I have been avoiding writing this post for a long time. But someone recently contacted me and confirmed that this post needs to be written.
I have for years encouraged people to work out their problems with their birds before giving them up. I stand by that. If you have a behavioral problem with your bird, Birdtricks.com has every tool you need to fix it. Screaming, biting and aggression are solvable problems. In fact, of all of the birds I have ever kept, known or known of, there is only one who didn’t respond to positive reinforcement training and the reason for that is believed to have been medical. You can stop unwanted behaviors if you make it a priority.
The problem with problems is that when left on their own they can grow out of control like an untended garden. What used to be an annoyance becomes a major ordeal and soon you might barely recognize the bird who was once your best friend. Unless you do something about it, you will be miserable and so will your bird.
Even though it is difficult to say the words, there are times when I have wanted to instruct someone to give up their bird. Sometimes that is the right thing to do. Not all people are meant to keep birds and not all birds do well in even the most doting homes. When the time comes to part ways it should happen without delay to avoid the problem worsening still. Pride should never enter into the decision. The longer you wait, the harder it will be to make things right.
Knowing when to hand over the reins was never more important than it was a few years back when the owner of a yellow naped amazon owner (we’ll call her Sue) found her bird’s health, life really, hanging in the balance.
After reading our blog, Sue brought her bird in for a complete work over with an avian vet. Her vet immediately noticed that the bird was morbidly obese weighing in at 607 grams (normal weight for a yellow naped is about 400 grams), and there were some black discolorations in the feathering.
The vet was not at all surprised to find the bird had fatty liver disease, but it was a young bird with a conscientious owner and he felt that the damage could be reversed with dedicated commitment to a diet change.
Sue was fairly new at parrot ownership and she reached out to the avian community for help. A friend contacted me and asked me to help her. I spoke with Sue and told her that I would help her as long as she remain dedicated to making a diet change and that she would always tell me the truth, even when she screwed up.
I answered a bunch of questions about fatty liver disease and explained the dangers but also emphasized the amazing regenerative capabilities of the liver with the intention of giving her hope for her bird’s full recovery.
She was young and like many others her age, she lived off the fast food that she would pick up on her way home from work. She did not understand nutrition or the health issues that would result from a poor diet. I explained that the body is like a car. It could be brand new, with all new parts but if you were to neglect keeping the oil and other fluids at a proper balance, let the air in the tires run low and use a lousy grade of gas, even the newest car would begin to fail.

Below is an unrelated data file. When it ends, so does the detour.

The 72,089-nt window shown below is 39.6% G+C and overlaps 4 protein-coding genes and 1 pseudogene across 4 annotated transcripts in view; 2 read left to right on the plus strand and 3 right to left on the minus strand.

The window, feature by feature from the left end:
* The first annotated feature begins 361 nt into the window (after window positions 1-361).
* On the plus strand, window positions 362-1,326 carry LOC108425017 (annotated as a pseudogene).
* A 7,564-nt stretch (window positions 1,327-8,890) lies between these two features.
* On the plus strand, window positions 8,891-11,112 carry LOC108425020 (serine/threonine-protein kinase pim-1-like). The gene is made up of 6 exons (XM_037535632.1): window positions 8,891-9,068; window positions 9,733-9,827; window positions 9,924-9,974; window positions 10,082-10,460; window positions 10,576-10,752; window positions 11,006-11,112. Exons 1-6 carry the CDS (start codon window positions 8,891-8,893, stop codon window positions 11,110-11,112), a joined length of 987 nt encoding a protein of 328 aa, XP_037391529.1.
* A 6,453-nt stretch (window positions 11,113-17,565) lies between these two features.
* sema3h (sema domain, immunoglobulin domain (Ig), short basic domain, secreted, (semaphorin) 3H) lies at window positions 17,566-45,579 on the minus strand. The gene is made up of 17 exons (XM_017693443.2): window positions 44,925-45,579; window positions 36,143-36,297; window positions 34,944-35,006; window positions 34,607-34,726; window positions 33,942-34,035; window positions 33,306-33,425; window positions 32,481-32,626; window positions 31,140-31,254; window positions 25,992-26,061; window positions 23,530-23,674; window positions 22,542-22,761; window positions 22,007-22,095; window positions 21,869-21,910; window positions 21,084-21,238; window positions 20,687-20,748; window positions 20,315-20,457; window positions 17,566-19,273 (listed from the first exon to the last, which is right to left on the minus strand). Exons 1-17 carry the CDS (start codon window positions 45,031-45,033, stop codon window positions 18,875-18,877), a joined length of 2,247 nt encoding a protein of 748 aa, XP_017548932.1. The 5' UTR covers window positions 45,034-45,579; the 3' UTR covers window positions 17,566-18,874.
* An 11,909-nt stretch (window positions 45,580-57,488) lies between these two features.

She understood what I was telling her – she was smart girl, but not smarter than her manipulative parrot. She was not prepared to deal with her bird’s persistence and persuasiveness. The bird would time and time again convince her to share her french fries, each time sending her back to square one with her progress in her bird’s diet change.
For a while I stopped talking about the bird’s diet and discussed hers hoping that I might eventually eliminate french fries and the like from the house altogether. That did not work.
After two years, we succeeded in pulling off only a mere 50 grams of excess weight. Not nearly a sufficient amount. Throughout, the bird remained in the care of the vet, but the fatty liver was advancing and causing scarring and destruction to the liver that would not regenerate.
I had to tell her at that time that her bird needed to be in someone else’s care if it were going to survive. She was still insistent that she would get the job done. At that point I was no longer sure whether it was her love for her bird or her own guilt that was driving her. I had to tell her that I could no longer be a part of this. I was not able to do anymore than I had already done to help her.
Not long ago, she contacted me to tell me that she had given up her precious bird. His health had declined and she did not feel in a position to do him any good. I tried to hold back my anger over the situation. Had she listened to reason a year earlier, her bird would not be suffering the stresses of a new environment and new owner while it is very ill. It is possible this will further exacerbate its condition. There is also another year’s worth of bad eating habits that need to be undone.
No one wants to give up a bird that they love and no one wants to admit to failure. But there is a point where you have to stop thinking about how this feels to you and consider what is best for your bird.
The longer bad habits are allowed to continue, the more of a stranglehold they will have on your bird. The sooner you make the decision and put it into play, the better the chance that someone else can make things right, and the sooner your bird will be able to go on to a happy, stable and healthy life.
Patty Jourgensen specializes in avian health, behavior and nutrition and has been working with and caring for rescue birds since 1987.